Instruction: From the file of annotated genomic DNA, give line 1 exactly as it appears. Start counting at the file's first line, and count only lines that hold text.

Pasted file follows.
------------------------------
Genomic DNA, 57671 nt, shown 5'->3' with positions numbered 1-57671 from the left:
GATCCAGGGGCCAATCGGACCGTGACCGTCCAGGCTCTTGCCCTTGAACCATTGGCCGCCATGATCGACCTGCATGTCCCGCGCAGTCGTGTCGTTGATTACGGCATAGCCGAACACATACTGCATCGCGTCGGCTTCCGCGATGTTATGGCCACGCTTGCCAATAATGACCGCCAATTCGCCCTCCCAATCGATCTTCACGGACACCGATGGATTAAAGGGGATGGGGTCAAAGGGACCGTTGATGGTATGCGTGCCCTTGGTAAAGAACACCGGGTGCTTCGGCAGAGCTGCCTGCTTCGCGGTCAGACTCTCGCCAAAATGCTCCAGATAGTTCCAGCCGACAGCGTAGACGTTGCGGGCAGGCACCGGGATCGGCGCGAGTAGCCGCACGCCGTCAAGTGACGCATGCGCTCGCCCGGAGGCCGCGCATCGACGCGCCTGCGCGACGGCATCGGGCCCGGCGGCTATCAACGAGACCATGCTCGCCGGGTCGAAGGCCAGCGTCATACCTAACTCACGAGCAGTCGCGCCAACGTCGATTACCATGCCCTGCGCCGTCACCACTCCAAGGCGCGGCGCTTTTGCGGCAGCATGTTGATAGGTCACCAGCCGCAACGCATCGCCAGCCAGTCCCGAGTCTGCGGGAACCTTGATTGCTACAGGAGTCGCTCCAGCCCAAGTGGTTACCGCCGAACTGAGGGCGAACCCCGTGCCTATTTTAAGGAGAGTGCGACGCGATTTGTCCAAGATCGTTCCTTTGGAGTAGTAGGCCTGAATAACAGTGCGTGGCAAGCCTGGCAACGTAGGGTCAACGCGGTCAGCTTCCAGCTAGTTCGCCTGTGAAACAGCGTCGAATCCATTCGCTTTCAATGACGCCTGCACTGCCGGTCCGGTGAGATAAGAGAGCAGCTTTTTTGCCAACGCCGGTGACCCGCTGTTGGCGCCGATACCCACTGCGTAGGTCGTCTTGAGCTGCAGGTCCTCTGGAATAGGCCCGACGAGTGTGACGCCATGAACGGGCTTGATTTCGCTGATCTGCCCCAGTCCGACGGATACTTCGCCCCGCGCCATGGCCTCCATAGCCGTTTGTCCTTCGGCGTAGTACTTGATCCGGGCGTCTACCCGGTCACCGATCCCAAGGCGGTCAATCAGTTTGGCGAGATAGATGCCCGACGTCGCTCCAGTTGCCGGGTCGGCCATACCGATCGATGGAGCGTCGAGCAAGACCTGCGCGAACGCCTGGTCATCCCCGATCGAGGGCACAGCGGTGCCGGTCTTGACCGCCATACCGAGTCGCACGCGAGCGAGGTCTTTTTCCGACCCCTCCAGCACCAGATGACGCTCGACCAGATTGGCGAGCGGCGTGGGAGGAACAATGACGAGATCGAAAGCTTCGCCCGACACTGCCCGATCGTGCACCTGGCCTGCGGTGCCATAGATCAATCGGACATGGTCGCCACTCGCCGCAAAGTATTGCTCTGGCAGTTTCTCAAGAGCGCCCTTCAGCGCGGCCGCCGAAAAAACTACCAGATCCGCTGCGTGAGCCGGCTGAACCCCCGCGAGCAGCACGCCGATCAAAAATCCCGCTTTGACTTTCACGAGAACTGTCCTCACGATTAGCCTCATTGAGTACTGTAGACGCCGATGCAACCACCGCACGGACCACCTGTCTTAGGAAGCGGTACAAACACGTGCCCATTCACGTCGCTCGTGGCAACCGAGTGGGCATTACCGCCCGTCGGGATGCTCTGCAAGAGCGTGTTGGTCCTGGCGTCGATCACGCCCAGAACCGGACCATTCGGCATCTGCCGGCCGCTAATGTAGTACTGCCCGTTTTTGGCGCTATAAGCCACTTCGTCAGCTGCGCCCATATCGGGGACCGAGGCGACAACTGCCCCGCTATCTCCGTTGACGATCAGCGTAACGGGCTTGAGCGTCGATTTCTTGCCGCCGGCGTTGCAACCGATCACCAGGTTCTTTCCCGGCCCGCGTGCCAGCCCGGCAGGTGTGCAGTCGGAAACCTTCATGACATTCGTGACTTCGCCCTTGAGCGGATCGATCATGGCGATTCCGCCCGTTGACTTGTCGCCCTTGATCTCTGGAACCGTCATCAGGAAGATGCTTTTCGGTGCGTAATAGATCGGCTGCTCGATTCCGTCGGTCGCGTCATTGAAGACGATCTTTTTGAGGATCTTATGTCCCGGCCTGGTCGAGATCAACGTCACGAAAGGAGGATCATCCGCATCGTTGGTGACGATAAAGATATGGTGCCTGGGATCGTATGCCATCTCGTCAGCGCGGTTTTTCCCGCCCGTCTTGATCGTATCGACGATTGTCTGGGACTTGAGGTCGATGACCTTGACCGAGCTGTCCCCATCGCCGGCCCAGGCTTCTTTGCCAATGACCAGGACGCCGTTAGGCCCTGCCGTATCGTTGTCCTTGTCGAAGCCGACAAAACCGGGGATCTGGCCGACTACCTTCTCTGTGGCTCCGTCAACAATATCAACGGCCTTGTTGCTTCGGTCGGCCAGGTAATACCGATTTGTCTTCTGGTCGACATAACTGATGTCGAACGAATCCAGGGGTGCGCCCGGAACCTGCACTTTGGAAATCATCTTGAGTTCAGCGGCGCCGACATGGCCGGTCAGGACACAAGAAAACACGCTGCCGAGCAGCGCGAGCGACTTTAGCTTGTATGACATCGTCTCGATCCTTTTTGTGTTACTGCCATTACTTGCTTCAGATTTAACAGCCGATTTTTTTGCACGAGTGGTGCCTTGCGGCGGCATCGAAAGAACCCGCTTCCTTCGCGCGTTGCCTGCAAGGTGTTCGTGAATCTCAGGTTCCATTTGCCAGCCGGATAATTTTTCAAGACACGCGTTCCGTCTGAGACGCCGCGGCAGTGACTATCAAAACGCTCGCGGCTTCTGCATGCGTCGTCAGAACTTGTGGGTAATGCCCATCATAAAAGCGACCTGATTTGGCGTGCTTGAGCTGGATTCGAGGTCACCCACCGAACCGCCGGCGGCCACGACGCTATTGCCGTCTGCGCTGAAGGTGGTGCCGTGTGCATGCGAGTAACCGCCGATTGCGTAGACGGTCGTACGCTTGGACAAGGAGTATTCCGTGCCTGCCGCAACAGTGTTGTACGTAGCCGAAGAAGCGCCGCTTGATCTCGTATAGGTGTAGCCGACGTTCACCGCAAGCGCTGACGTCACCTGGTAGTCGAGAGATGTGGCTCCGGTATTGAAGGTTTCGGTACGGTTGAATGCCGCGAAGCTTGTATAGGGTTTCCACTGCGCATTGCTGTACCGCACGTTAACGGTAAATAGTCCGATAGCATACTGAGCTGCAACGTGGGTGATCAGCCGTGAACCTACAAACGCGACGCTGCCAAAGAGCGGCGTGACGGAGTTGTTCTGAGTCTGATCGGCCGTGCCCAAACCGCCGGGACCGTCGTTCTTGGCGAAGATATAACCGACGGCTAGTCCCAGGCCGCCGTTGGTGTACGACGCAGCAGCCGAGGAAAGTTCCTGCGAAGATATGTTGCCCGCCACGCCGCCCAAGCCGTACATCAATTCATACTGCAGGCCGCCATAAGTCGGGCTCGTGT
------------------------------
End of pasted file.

Genomic DNA, 57671 nt, shown 5'->3' with positions numbered 1-57671 from the left: